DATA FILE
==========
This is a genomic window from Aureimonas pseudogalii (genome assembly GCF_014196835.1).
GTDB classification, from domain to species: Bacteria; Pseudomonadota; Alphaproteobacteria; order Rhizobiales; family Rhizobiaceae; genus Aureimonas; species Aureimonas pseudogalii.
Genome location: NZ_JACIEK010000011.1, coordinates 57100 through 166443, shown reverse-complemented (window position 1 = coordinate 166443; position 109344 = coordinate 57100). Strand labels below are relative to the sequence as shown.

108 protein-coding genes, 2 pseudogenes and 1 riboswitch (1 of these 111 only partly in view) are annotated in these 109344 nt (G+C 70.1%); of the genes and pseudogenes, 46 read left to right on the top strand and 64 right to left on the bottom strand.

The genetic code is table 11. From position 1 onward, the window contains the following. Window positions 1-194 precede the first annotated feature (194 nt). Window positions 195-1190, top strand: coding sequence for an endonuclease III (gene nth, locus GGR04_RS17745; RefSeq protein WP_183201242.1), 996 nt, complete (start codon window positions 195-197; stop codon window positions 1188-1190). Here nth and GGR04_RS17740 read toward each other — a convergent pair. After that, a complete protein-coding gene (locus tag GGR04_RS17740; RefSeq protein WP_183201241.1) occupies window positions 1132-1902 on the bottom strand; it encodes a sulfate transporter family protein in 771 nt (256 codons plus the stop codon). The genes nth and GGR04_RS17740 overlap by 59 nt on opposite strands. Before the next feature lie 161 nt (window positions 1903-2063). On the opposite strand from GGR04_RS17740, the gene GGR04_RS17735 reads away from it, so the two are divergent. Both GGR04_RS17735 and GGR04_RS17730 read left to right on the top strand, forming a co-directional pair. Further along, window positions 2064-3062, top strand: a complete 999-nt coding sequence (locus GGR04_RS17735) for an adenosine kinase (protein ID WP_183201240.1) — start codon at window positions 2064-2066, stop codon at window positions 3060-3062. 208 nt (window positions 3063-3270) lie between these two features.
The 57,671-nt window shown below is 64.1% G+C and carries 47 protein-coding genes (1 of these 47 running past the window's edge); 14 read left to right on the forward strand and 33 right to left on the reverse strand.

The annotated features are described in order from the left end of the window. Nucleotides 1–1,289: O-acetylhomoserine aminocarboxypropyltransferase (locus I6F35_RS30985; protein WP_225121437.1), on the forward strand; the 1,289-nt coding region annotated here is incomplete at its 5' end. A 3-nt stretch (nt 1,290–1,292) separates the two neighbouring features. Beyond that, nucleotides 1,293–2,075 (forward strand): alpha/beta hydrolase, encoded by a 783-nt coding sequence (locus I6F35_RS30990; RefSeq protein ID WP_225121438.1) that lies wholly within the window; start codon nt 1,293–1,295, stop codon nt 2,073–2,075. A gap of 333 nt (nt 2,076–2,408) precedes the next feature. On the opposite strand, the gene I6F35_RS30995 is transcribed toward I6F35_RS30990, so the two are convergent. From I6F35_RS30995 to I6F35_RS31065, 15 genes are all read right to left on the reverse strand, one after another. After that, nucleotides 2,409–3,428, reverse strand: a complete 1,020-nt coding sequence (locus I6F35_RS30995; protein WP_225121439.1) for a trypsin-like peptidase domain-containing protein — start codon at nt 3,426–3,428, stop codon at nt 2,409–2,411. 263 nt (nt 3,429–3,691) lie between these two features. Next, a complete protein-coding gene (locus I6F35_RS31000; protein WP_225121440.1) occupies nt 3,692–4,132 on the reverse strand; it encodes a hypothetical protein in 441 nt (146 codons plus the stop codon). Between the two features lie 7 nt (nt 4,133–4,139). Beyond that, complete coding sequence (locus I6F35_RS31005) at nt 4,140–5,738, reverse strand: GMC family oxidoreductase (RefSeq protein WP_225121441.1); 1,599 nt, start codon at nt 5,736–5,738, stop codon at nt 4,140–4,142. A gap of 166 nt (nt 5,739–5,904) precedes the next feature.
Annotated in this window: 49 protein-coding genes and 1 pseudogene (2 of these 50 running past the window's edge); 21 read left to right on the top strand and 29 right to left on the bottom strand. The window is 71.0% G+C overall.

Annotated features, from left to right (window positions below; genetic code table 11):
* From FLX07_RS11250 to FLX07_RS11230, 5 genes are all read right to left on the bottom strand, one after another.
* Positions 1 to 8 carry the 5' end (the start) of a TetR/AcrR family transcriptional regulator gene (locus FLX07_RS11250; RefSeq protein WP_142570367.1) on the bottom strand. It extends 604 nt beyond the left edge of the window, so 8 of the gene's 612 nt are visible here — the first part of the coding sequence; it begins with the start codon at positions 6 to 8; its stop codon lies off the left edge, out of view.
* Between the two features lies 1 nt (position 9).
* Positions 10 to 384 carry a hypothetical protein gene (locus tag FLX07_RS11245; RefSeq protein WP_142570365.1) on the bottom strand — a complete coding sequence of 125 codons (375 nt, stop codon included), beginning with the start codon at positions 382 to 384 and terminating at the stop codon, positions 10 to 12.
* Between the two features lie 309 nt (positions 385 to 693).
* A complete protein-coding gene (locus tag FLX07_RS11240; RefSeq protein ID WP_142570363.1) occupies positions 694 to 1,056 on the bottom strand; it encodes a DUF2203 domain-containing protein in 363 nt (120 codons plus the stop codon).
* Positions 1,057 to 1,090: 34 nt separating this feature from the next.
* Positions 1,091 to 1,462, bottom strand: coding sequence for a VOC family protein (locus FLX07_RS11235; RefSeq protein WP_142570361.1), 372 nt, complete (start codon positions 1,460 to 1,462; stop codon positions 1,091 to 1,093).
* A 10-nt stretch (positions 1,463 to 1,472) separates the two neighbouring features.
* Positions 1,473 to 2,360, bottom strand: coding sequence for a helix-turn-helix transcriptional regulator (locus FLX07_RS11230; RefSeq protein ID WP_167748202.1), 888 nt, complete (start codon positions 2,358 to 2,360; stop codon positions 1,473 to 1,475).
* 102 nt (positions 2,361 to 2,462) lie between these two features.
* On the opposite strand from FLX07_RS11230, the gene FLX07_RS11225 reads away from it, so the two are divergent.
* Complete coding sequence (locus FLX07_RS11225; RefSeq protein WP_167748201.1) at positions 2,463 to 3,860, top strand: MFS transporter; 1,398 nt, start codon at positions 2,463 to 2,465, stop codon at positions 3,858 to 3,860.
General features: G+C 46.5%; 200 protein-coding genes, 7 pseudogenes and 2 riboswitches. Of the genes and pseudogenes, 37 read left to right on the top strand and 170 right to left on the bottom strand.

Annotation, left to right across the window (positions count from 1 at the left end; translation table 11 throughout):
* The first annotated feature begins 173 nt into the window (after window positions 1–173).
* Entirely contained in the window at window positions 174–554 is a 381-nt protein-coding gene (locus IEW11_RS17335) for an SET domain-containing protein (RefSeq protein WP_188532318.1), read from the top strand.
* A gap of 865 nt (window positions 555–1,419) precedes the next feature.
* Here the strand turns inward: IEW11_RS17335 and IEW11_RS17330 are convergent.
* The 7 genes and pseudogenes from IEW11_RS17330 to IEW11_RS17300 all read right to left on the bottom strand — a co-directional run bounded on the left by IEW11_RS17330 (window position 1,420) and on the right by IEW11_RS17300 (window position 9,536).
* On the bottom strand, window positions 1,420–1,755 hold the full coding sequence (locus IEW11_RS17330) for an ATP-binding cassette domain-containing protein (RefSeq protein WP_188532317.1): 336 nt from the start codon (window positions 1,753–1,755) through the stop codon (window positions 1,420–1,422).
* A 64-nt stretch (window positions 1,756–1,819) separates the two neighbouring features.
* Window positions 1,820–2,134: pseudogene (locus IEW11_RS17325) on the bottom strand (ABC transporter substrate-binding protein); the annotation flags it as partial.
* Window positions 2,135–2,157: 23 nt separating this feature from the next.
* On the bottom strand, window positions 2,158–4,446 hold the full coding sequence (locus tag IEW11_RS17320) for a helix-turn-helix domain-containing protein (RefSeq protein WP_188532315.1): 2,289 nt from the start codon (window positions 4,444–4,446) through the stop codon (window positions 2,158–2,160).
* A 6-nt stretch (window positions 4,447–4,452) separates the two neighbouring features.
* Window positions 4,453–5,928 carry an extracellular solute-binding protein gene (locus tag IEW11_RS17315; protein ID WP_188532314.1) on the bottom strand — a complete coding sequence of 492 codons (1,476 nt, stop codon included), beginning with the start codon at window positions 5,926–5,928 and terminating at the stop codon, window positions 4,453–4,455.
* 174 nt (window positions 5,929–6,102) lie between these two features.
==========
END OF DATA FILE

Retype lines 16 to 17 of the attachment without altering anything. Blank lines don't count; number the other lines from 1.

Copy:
* Positions 1,057 to 1,090: 34 nt separating this feature from the next.
* Positions 1,091 to 1,462, bottom strand: coding sequence for a VOC family protein (locus FLX07_RS11235; RefSeq protein WP_142570361.1), 372 nt, complete (start codon positions 1,460 to 1,462; stop codon positions 1,091 to 1,093).